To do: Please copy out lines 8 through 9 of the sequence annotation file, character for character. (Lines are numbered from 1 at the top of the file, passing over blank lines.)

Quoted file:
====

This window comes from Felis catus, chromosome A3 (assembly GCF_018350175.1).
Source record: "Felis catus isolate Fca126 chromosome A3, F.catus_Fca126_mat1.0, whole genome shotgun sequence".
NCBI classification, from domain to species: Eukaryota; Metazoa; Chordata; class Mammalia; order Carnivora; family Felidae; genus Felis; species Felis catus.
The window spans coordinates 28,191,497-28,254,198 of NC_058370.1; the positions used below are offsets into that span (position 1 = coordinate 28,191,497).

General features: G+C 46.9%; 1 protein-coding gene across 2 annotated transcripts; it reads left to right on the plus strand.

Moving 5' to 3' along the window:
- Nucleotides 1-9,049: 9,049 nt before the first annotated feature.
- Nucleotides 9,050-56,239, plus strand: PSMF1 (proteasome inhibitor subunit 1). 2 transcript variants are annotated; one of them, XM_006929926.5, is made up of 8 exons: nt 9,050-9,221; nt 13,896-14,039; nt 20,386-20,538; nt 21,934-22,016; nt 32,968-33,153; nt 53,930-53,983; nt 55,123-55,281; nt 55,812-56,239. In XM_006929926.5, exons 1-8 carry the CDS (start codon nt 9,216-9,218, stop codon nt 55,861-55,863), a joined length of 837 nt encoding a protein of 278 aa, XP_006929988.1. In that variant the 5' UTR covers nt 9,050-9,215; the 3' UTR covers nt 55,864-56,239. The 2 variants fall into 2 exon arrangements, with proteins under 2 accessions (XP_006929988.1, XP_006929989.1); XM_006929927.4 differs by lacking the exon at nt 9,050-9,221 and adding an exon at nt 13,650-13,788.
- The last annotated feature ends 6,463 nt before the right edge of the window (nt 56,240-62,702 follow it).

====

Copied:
- Nucleotides 9,050-56,239, plus strand: PSMF1 (proteasome inhibitor subunit 1). 2 transcript variants are annotated; one of them, XM_006929926.5, is made up of 8 exons: nt 9,050-9,221; nt 13,896-14,039; nt 20,386-20,538; nt 21,934-22,016; nt 32,968-33,153; nt 53,930-53,983; nt 55,123-55,281; nt 55,812-56,239. In XM_006929926.5, exons 1-8 carry the CDS (start codon nt 9,216-9,218, stop codon nt 55,861-55,863), a joined length of 837 nt encoding a protein of 278 aa, XP_006929988.1. In that variant the 5' UTR covers nt 9,050-9,215; the 3' UTR covers nt 55,864-56,239. The 2 variants fall into 2 exon arrangements, with proteins under 2 accessions (XP_006929988.1, XP_006929989.1); XM_006929927.4 differs by lacking the exon at nt 9,050-9,221 and adding an exon at nt 13,650-13,788.
- The last annotated feature ends 6,463 nt before the right edge of the window (nt 56,240-62,702 follow it).